Walk of the week: An Socach

This week's Walk is at An Socach. Picture: Ian Rutherford
This week's Walk is at An Socach. Picture: Ian Rutherford
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Winter is the best time to go. Its stony ridge-cum-plateau, a NW-facing crescent over a mile long, is of roughish terrain that does not make for fast summer walking, but with a firm pavement of snow the traverse becomes a winter delight. Given that the 944m Munro is at the south-west end and a 938m subsidiary Top at the north-east end, that traverse is commonly undertaken twice on the popular northern approach from Baddoch.

When Jimbo, John, Lindsay and I were there in November it most certainly was a winter outing. The freezing level at 900m was aggravated by the significant 35mph wind chill but the snow already had a firm base in places to ease the traverse and, best of all, we had clear visibility.

Originally tabled as An Socach (East End), the current Top was the Munro until 1974. Maps from the 1920s had it at 3,073ft (it’s now 3,077ft) and the SW end at 3,059ft (now 3,097ft). The NE summit was seen as the highest and most commanding point. It has also suffered a series of name changes, from Socach Mor to now An Socach, East Top.

The Route

Being a relatively remote hill, An Socach can be climbed from all points of the compass – from Glen Ey to the west, from Altanour Lodge and the almost hidden footbridge over the Ey Burn; from Gleann Taitneach to the south, following the Allt Elrig to the Elrig/Baddoch watershed or continuing up the glen to Loch nan Eun; and from the east, from Carn Aosda and Cairnwell via Loch Vrotachan, or from Carn a’Gheoidh, descending to the Baddoch Burn track-end.

However, the easiest, most popular, route is from the A93 at map ref 138832. A short road crosses the Clunie Water to a track leading past Baddoch, a somewhat desolate spot on the east side of the Baddoch Burn. The track later crosses the burn by a bridge and reaches the Allt Coire Fhearneasg. Cross the stream and climb south-west. Frost-bound ground helps to firm up the oft muddy path. Pass a tall cairn on a knoll at 675m; an area mapped as Socach Mor, the big nose being the NNE-facing aspect.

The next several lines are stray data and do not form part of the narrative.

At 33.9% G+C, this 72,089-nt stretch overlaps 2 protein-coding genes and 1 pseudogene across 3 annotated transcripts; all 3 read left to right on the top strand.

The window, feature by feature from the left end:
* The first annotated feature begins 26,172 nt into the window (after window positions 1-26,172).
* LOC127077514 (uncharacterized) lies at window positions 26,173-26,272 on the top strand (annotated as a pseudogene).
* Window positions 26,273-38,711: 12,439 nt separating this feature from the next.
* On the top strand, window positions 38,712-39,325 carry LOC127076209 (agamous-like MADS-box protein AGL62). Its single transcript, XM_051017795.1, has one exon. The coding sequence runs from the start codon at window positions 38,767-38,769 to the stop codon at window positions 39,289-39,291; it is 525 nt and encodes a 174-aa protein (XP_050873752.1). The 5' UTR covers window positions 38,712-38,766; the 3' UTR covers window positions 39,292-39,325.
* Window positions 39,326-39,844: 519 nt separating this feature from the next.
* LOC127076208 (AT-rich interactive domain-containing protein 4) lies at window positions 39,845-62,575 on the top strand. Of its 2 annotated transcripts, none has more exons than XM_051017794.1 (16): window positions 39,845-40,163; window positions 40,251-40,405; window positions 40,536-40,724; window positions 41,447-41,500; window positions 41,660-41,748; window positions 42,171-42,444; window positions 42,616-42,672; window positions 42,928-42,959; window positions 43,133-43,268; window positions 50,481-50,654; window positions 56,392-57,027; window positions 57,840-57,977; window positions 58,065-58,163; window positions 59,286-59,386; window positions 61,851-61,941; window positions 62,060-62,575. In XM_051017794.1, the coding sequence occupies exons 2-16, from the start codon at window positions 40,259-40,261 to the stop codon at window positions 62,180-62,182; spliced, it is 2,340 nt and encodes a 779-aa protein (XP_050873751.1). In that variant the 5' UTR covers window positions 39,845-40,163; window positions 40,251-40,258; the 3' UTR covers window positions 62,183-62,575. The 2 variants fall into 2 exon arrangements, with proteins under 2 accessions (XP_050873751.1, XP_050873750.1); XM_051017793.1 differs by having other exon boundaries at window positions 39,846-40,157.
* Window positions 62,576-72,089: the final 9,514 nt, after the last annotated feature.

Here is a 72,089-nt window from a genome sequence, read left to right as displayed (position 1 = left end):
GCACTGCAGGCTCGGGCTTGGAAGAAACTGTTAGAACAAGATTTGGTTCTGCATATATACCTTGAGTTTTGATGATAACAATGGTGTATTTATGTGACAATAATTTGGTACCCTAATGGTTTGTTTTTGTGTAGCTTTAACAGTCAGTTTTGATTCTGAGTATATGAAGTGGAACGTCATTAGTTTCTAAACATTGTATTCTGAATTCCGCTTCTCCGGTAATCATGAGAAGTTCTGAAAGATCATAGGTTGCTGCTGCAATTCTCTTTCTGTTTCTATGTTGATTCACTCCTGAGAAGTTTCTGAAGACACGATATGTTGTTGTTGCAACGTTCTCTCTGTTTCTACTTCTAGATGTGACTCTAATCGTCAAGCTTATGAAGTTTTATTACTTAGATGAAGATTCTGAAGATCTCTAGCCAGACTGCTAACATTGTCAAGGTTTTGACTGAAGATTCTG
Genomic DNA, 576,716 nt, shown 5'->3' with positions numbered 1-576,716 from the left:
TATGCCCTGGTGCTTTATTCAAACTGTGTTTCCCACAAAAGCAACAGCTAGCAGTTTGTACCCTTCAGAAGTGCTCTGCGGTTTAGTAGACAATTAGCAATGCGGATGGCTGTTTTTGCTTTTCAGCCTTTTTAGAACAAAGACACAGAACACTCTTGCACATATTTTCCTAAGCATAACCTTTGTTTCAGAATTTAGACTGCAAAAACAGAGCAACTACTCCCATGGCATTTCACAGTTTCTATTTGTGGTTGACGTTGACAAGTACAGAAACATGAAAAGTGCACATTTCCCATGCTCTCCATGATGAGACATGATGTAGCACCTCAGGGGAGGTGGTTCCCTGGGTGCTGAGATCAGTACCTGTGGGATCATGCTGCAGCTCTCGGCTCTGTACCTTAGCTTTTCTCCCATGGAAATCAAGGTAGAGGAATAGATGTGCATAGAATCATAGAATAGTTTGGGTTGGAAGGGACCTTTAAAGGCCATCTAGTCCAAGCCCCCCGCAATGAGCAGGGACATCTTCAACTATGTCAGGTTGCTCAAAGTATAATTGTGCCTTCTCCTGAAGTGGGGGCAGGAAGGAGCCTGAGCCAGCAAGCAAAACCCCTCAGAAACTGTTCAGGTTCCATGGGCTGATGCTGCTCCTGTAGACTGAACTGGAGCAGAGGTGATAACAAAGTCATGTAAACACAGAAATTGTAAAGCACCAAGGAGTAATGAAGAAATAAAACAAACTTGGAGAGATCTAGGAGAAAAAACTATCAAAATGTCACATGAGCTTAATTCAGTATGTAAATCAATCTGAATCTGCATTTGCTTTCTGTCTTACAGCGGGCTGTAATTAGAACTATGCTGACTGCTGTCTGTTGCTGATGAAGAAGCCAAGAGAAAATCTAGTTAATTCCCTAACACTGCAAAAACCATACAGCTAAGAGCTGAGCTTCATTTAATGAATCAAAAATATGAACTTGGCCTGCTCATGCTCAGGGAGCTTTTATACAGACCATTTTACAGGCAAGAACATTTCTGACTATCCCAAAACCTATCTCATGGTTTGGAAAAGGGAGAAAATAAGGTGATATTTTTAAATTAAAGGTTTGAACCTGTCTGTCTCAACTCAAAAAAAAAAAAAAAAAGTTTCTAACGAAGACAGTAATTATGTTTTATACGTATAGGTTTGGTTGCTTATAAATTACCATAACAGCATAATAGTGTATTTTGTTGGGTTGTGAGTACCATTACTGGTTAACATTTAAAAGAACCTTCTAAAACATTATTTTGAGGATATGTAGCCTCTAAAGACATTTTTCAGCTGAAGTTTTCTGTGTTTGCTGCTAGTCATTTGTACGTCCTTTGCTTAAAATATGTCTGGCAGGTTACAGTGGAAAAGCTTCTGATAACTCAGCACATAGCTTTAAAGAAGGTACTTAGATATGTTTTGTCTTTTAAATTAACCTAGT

It is then a steeper climb to the subsidiary Top which has long had a large, well-constructed cairn marking the high point above Socach Mor. Apart from a minor mid-point dip, the entire length of the plateau is above 900m and, bearing in mind the distance between the two summits, casual observation is unable to detect the height difference of 20ft.

In the early days the SW summit, situated amid a featureless area, had no cairn at all. Now there is a choice 
of two, both a jumble of stones.

It is a long way back retracing steps, but still quicker than descending from the mid-point of the ridge to the top end of the Baddoch track.

A December 1982 “failure” had been a Shackleton-type decision to turn back in blizzard conditions when near the summit; the right thing to do for we were already 20 minutes beyond our self-imposed turn-time. It was a rapid descent on the snowy slopes of Socach Mor, but we were unable to keep up with a fox. This time we came across a hare that did not make it; a recently killed carcass judging by the fresh-looking blood everywhere. Noting the claw marks on the snow, Lindsay reckoned we had disturbed an eagle.

Map Ordnance Survey map 43, Braemar & Blair Atholl

Distance 10 miles

Height 600m

Terrain Track and worn path to stony plateau

Start point Small parking area off A93 near Baddoch, map ref 138832

Time 6 hours

Nearest village Braemar

Refreshment spot Glen Shee Ski Centre café